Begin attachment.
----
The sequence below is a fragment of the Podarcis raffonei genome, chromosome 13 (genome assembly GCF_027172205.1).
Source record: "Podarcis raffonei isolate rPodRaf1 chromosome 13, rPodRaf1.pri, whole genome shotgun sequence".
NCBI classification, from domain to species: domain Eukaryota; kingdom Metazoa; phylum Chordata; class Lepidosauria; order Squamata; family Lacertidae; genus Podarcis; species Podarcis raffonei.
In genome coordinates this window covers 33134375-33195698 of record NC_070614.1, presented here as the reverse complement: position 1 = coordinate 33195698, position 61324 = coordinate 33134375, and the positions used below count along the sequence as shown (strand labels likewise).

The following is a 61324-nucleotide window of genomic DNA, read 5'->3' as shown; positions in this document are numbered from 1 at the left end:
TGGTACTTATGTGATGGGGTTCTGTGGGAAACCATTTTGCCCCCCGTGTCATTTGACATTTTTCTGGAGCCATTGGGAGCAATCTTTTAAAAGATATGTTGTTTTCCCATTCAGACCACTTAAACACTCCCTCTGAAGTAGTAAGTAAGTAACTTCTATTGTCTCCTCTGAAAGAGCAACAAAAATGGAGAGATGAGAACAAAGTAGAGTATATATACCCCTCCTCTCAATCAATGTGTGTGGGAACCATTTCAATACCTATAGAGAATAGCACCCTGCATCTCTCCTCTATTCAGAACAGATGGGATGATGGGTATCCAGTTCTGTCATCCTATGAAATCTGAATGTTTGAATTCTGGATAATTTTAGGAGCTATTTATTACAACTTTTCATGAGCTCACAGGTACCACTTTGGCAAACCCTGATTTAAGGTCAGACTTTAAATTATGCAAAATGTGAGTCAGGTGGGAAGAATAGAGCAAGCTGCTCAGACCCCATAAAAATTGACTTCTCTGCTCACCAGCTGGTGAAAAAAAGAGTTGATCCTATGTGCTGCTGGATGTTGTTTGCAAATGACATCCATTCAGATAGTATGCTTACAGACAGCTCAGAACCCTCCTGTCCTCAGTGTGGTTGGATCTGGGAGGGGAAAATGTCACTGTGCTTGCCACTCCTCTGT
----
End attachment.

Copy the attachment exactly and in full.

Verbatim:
The sequence below is a fragment of the Podarcis raffonei genome, chromosome 13 (genome assembly GCF_027172205.1).
Source record: "Podarcis raffonei isolate rPodRaf1 chromosome 13, rPodRaf1.pri, whole genome shotgun sequence".
NCBI classification, from domain to species: domain Eukaryota; kingdom Metazoa; phylum Chordata; class Lepidosauria; order Squamata; family Lacertidae; genus Podarcis; species Podarcis raffonei.
In genome coordinates this window covers 33134375-33195698 of record NC_070614.1, presented here as the reverse complement: position 1 = coordinate 33195698, position 61324 = coordinate 33134375, and the positions used below count along the sequence as shown (strand labels likewise).

The following is a 61324-nucleotide window of genomic DNA, read 5'->3' as shown; positions in this document are numbered from 1 at the left end:
TGGTACTTATGTGATGGGGTTCTGTGGGAAACCATTTTGCCCCCCGTGTCATTTGACATTTTTCTGGAGCCATTGGGAGCAATCTTTTAAAAGATATGTTGTTTTCCCATTCAGACCACTTAAACACTCCCTCTGAAGTAGTAAGTAAGTAACTTCTATTGTCTCCTCTGAAAGAGCAACAAAAATGGAGAGATGAGAACAAAGTAGAGTATATATACCCCTCCTCTCAATCAATGTGTGTGGGAACCATTTCAATACCTATAGAGAATAGCACCCTGCATCTCTCCTCTATTCAGAACAGATGGGATGATGGGTATCCAGTTCTGTCATCCTATGAAATCTGAATGTTTGAATTCTGGATAATTTTAGGAGCTATTTATTACAACTTTTCATGAGCTCACAGGTACCACTTTGGCAAACCCTGATTTAAGGTCAGACTTTAAATTATGCAAAATGTGAGTCAGGTGGGAAGAATAGAGCAAGCTGCTCAGACCCCATAAAAATTGACTTCTCTGCTCACCAGCTGGTGAAAAAAAGAGTTGATCCTATGTGCTGCTGGATGTTGTTTGCAAATGACATCCATTCAGATAGTATGCTTACAGACAGCTCAGAACCCTCCTGTCCTCAGTGTGGTTGGATCTGGGAGGGGAAAATGTCACTGTGCTTGCCACTCCTCTGT